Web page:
In my communications with people who firmly believe in macroevolution, it has always struck me that they seem to hide behind the idea that we are somehow incapable of really knowing what would have been necessary for these hypothetical intermediate systems to function, since we don’t really know what they consisted of in the first place. However, this same position has not in any way deterred them from emphatically stating that these hypothetical intermediate systems must have existed in order for macroevolution to be true, which of course is begging the question. Therefore, this stance would seem to serve only as a defense to their belief based on the convenience of supposed ignorance, and would appear to be an attempt to make the data fit a preconceived theory.
But I would counter that we are certainly capable of applying the knowledge that we have about the human body, with particular attention to the pathophysiology of disease, dysfunction and death, to demonstrate convincingly, that macroevolution, even with the concept of co-evolution, is clearly inadequate to fully explain the complex and interdependent nature of the components that are required for a multi-system organism with a complex body plan to exist on earth. As a case in point, I will mention here what has been discussed so far, and then I will end with a lesson on the underlying neuro-chemistry of coordinated antagonistic muscle function, and a demonstration from medical science of what happens when something in the system goes terribly wrong.
Every bone has specific muscle groups attached to it to allow it to be moved in opposing directions. Which component of each group: flexors/extensors, abductors/adductors, internal rotators/external rotators came into existence first and how did coordinated control that allowed for survival come about? How did the complex sensory structures, known as proprioceptors, which are essentially stretch transducers, come into being? How did they become connected up properly with the central nervous system? And how did the nervous system know what to do with this new sensory information to provide for survival function?
We have already noted that in order for a particular action to take place by the contraction of a specific muscle, it is equally important that its counterpart be able to relax. We have also gone through the exercise of trying to see what it would be like if this did not occur in a coordinated fashion. It gave you an opportunity to mimic the kinds of neurological disorders that we see in healthcare and which we will discuss in next month’s column when we look at the function of the higher centers of the nervous system.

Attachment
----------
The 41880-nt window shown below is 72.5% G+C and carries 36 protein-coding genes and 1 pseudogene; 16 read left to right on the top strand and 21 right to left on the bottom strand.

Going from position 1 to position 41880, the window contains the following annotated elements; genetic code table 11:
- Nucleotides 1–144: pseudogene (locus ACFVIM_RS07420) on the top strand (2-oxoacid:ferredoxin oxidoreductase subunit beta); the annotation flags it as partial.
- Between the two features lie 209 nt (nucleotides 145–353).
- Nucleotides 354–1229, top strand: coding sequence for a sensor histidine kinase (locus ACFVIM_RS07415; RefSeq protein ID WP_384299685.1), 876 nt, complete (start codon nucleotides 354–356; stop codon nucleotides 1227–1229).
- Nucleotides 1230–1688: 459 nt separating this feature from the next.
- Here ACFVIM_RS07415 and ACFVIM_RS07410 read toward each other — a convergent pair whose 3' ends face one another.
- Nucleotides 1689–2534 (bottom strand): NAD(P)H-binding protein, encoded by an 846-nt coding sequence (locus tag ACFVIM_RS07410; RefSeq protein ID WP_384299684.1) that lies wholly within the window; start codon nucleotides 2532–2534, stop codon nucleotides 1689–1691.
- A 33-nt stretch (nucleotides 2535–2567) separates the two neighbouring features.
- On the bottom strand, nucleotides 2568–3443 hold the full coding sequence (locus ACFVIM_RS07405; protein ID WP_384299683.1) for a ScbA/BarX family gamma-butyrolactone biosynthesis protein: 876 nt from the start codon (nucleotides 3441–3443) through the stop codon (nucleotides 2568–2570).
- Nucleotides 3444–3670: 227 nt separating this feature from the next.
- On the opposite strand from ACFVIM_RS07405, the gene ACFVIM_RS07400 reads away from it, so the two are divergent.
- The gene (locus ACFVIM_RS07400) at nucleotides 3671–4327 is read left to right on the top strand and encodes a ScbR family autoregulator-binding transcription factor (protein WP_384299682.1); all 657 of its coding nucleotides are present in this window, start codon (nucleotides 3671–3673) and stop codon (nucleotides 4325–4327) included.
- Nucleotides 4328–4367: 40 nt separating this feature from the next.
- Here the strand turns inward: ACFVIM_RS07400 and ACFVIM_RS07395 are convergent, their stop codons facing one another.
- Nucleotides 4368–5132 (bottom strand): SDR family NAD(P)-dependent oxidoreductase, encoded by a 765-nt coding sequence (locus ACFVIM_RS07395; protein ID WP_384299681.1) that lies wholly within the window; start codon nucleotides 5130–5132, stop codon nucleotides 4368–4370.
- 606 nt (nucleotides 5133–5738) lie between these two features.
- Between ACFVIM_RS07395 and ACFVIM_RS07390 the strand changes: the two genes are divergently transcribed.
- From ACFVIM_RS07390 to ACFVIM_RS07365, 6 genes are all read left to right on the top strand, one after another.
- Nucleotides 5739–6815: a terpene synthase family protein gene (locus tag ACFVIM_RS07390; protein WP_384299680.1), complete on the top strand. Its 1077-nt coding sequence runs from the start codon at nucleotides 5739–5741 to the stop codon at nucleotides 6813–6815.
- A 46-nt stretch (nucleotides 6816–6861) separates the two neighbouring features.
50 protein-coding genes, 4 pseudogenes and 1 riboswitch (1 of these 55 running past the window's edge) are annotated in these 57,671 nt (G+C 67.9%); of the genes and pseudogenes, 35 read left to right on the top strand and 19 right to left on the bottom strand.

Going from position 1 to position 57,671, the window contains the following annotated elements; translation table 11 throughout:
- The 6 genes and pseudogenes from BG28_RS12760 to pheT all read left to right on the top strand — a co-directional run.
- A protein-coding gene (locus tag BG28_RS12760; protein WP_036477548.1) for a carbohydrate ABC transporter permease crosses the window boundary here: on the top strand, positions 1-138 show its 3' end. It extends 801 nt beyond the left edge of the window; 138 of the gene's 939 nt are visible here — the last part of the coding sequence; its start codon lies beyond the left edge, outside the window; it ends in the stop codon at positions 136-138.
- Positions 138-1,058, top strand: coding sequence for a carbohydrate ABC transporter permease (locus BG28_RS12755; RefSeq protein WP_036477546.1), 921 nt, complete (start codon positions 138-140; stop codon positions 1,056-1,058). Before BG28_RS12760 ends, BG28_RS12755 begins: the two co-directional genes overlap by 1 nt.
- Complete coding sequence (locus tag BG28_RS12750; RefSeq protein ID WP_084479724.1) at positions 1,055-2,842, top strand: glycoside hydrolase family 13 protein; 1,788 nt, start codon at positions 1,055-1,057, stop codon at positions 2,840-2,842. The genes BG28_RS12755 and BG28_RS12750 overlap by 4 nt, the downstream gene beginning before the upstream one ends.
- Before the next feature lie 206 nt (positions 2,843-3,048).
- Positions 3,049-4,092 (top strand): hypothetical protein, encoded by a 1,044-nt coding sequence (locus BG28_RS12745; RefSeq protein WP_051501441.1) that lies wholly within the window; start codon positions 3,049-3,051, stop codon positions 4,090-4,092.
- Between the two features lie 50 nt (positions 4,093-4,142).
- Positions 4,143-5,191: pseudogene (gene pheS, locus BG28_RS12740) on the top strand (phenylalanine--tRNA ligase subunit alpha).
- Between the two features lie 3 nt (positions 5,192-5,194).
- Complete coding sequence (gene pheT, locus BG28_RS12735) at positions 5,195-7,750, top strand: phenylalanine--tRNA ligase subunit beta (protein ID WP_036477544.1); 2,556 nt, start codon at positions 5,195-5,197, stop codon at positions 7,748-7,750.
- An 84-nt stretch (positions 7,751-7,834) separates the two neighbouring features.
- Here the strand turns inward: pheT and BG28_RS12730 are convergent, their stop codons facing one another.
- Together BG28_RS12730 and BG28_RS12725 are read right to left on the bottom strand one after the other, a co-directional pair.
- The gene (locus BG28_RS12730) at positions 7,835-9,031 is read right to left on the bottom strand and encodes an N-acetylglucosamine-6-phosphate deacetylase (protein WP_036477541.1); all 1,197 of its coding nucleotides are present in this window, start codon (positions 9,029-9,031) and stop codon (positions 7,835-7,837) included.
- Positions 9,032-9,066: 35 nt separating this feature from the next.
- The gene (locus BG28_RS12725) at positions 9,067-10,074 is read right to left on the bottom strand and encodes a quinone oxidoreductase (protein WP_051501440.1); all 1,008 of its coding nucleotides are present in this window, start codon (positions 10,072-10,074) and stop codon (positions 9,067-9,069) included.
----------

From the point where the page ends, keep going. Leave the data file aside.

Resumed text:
Our understanding of how reflexes work showed that when a message goes out to make a muscle contract, simultaneously, another one is going out to make its counterpart relax, so that coordinated action and survival may occur. Remember that there are many different neurotransmitters and that acetylcholine is the only one used by the motor neurons on muscle tissue. However, the interneurons are the ones that are capable of either stimulating, or inhibiting, motor neuron activity by way of their specific neurotransmitters. So besides having to explain which of the antagonistic muscles around each joint came into existence first, and how a multi-system organism with a complex body plan could have functioned at each step along the way, one would then have to explain how the neuromuscular system, through its various interconnecting neurons, each with its own neurotransmitters, then was able to coordinate the activity of these muscles that allowed for survival.
But in contradiction to the macroevolutionists, who seemingly hide behind this feigned, or otherwise, ignorance of knowing what would have happened without any one component of the neuromuscular system, we do have ample evidence within medical science to prove the point; that macroevolution is poorly qualified to fully explain the development of life. For indeed we do have a medical model that would allow us to appreciate what could happen in a multi-system organism that has the proper set-up of complementary muscles for functional joint activity, but is defective in its ability to allow for proper inhibition of antagonistic muscle action.
One of the main neurotransmitters that is needed for inhibition of muscle activity is glycine. Review of columns I and II on neuromuscular function will remind us that inhibition of nerve function occurs by hyperpolarization of the neuron. This is achieved by the opening of ligand-activated (chemical-activated) Cl- (chloride) ion channels by the attachment of the neurotransmitter, for example, glycine. The opening of Cl- ion channels allows Cl- to go into the neuron and makes the membrane potential more negative, thereby making it more difficult to depolarize, or activate it, thus inhibiting its activity.